The Food of the Gods

Did you know that money grows on trees?  No kidding!  It’s not just a cynical retort used by misers.  Ancient Aztecs used cacao beans as currency and even had a deity, Ek Chuah, who presided over both cacao and trade.  These are the same beans from which today chocolate, in all its varieties, is made.

Aztecs considered cacao the food of the Gods, hence its scientific name theobroma cacao.  As for the Maya, they believed that the Gods discovered the cacao plant in a sacred mountain where other food items were also found, and later the Feathered Serpent gave it to humankind to cultivate.  There are numerous ancient tablets with medicinal, ceremonial and culinary references to it.  It was also made into a powder that was smoked.

Cacao consumption has always been favored by the most refined, being enjoyed by both ancient Aztec kings and high-society Europeans during the 1800’s.  Today it’s synonimous with Valentines’ Day and is often used by lovers who wish to express their adoration.

The brain on cacao secretes the same chemicals and feel-good hormones that are produced when we make love, or when an athlete experiences the runner’s high.  Prominent among them is serotonin, the chemical of wellbeing.  It also contains anandamide, which translates literally as the chemical of bliss, and so many minerals -many of which are often lacking in the standard American diet- that it’s nature’s own mineral supplement.

When eaten in its raw form, it has anti-depressant properties, increases pleasure and alleviates stress.  There are very few foods this highly auspicious.  It has been used successfully as a mood-booster by the authorities in London with youth leaving the club scene late at night, where it was proven to reduce the rates of violent crimes and unruly behavior.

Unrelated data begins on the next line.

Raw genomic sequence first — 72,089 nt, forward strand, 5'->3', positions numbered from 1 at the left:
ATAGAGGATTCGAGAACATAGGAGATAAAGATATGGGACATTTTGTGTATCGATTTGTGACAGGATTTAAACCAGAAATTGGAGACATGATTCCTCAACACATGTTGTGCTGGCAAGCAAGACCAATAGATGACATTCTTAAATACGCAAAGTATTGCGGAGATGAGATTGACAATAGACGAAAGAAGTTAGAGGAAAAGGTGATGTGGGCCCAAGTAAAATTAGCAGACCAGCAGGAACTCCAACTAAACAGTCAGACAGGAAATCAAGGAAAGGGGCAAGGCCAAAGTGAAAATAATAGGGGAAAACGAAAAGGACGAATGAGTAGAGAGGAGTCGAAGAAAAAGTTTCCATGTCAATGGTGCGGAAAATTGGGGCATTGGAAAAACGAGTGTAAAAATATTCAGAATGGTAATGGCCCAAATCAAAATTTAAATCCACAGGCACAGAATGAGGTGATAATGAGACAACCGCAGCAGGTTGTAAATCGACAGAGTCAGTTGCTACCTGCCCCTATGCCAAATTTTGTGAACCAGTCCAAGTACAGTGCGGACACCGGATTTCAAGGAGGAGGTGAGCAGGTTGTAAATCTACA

Among the other health benefits, we find that it keeps the heart healthy, it’s a brain food that supports memory and learning, relaxes the muscles and alleviates menstrual pain.  This is why women naturally crave chocolate when pregnant or during menstruation.  The human body has the wisdom to recognize that superfoods like cacao and maca help to regulate the hormonal system.

I should warn my readers that all these benefits are optimized when we consume cacao in its unprocessed form, the way nature intended.  Most commercial chocolate not only has lost much of the nutritional value of cacao, but also has been adulterated with caffeine and processed sugars.  In its raw form, cacao has more than twenty times the antioxidants that processed chocolate has, and has little to no caffeine.

Raw cacao can be used in powdered form on smoothies or drinks.  My favorite one is what I call the ‘raw cacao elixir’, a very easy-to-make drink which uses very cold baby coconut water, cacao and maca powders, and a sweetener.  Sometimes during the summer I also add crushed ice to make it even more refreshing.

All-natural homemade dairy-free chocolate ice cream can be made and served in two minutes by blending cacao powder, a sweetener and a couple of frozen bananas.  Maca powder is optional and adds a malty flavor to it.  There’s a beautiful synergy between cacao and maca, as well as between cacao and coconut water.

Alternatively, if you don’t have two minutes, just eating a handful of raw cacao nibs in the morning, sweetened with honey, agave nectar or stevia, is an easy way to keep the spirits high all day.


About hiramcrespo

Hiram Crespo is the author of 'Tending the Epicurean Garden' and founder of He's also written for The Humanist, Eidolon, Occupy, The New Humanism, The Secular Web, Europa Laica, AteístasPR, and many other outlets.
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